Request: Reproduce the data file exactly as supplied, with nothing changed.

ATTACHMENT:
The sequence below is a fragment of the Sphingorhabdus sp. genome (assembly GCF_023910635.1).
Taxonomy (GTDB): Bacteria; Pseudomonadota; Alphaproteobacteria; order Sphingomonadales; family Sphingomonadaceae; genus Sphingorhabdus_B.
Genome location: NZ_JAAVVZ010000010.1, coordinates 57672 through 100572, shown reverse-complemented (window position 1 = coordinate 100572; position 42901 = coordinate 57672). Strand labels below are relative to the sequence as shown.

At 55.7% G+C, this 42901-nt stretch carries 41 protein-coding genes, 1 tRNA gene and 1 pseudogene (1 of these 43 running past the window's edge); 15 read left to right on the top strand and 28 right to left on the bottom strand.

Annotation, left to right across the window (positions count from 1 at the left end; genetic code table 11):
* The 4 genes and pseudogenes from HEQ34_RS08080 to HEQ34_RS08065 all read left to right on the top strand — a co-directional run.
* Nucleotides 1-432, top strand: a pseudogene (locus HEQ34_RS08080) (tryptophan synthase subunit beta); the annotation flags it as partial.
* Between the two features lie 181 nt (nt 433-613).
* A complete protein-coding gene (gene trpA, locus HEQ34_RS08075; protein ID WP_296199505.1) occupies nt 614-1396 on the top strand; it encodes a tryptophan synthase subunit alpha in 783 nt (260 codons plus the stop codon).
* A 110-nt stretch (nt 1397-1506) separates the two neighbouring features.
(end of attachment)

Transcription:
The sequence below is a fragment of the Sphingorhabdus sp. genome (assembly GCF_023910635.1).
Taxonomy (GTDB): Bacteria; Pseudomonadota; Alphaproteobacteria; order Sphingomonadales; family Sphingomonadaceae; genus Sphingorhabdus_B.
Genome location: NZ_JAAVVZ010000010.1, coordinates 57672 through 100572, shown reverse-complemented (window position 1 = coordinate 100572; position 42901 = coordinate 57672). Strand labels below are relative to the sequence as shown.

At 55.7% G+C, this 42901-nt stretch carries 41 protein-coding genes, 1 tRNA gene and 1 pseudogene (1 of these 43 running past the window's edge); 15 read left to right on the top strand and 28 right to left on the bottom strand.

Annotation, left to right across the window (positions count from 1 at the left end; genetic code table 11):
* The 4 genes and pseudogenes from HEQ34_RS08080 to HEQ34_RS08065 all read left to right on the top strand — a co-directional run.
* Nucleotides 1-432, top strand: a pseudogene (locus HEQ34_RS08080) (tryptophan synthase subunit beta); the annotation flags it as partial.
* Between the two features lie 181 nt (nt 433-613).
* A complete protein-coding gene (gene trpA, locus HEQ34_RS08075; protein ID WP_296199505.1) occupies nt 614-1396 on the top strand; it encodes a tryptophan synthase subunit alpha in 783 nt (260 codons plus the stop codon).
* A 110-nt stretch (nt 1397-1506) separates the two neighbouring features.